Maratha quota cannot be given retrospectively: SC
The Times of India: July, 13, 2019
NEW DELHI: A day after the BJP-Shiv Sena government in Maharashtra decided to grant Maratha reservation retrospectively from 2014, the Supreme Court on Friday restrained it from doing so and made it clear that the law, upheld by the Bombay High Court recently, could be not implemented from a back year.
The SC did not stay the Maratha quota either, but made it clear that appointments and admissions under it will be subject to its final decision. A bench of CJI Ranjan Gogoi and justices Deepak Gupta and Aniruddha Bose articulated its views while issuing notice to the state government on appeal filed against the verdict of the Bombay High Court upholding validity of Educationally and Socially Backward Classes (ESBC) Act.
The state government decided to accommodate Maratha community applicants who could not be employed under the 16% quota announced by the erstwhile Congress-NCP government in 2014 after the Bombay high court stayed the quota in the same year. A government resolution (GR) issued on Thursday stated that the reservation will be applied from 2014. The state took the decision after Bombay HC upheld the law and allowed 13% quota for Marathas under the SEBC Act.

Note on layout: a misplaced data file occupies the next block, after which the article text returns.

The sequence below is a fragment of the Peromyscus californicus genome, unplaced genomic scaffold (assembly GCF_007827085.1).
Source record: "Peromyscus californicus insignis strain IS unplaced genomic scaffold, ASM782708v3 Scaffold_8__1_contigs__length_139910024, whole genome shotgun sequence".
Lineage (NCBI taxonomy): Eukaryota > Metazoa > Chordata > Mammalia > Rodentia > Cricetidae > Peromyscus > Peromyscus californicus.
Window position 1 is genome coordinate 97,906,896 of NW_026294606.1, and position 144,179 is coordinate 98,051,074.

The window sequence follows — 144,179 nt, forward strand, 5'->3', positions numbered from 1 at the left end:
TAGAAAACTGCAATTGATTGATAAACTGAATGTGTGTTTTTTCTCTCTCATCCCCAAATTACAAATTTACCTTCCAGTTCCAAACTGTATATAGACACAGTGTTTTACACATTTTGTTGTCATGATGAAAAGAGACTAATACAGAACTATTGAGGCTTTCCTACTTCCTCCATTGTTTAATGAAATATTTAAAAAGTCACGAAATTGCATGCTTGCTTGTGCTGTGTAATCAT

Senior advocate Gopal Sankaranarayanan, appearing for one of petitioners challenging the Bombay HC order, brought the recent decision of the state government to the notice of the SC. He said the decision is illegal and violation of law. Taking note of his submission, the bench said the law granting Maratha reservation and the HC order upholding the law cannot be implemented retrospectively.
The state had provided for 16% Maratha reservation in both, education and public jobs. The HC brought it down to 12% for education and 13% for jobs as recommended by a state-appointed Backward Class commission headed by former HC judge M B Gaikwad. Challenging the HC’s June 27 judgement, the petitioner contended that the court misread SC judgements to conclude that there is no stringent ceiling limit of 50% reservations as set out in the 1993 Indra Sawhney case.
The petitioner alleged that the Congress-NCP government in 2014 and then the current regime had enacted the SEBC Act under political pressure, completely disregarding constitutional principles of equality and rule of law.
A group of social workers and academics from Muslim community also challenged the HC order. The petition, filed through advocate Vipin Nair, alleged it is not within the jurisdiction of the state government to decide socially and educationally backward classes and the power vests with the President. It said that the issue of deciding backwardness of a community should be referred to National Commission for Socially and Educationally Backward Classes.
“There is inaction on part of state government in not acting upon the report of Maharashtra State Minority Commission recommending special reservation to certain Muslim communities and failure to introduce a Bill on the floor of the State Legislature providing for 5% reservation to those 52 Muslim communities in Maharashtra which were found backward by the Commission,” the petition said.
“So far the Central List of Other Backward Classes is concerned, clause (2) of Article 342A empowers the Parliament to amend the same. However, Article 342A does not confer any power to the State Legislature or the Executive to deal with the lists prepared by the President which are essentially outside its domain,” it said.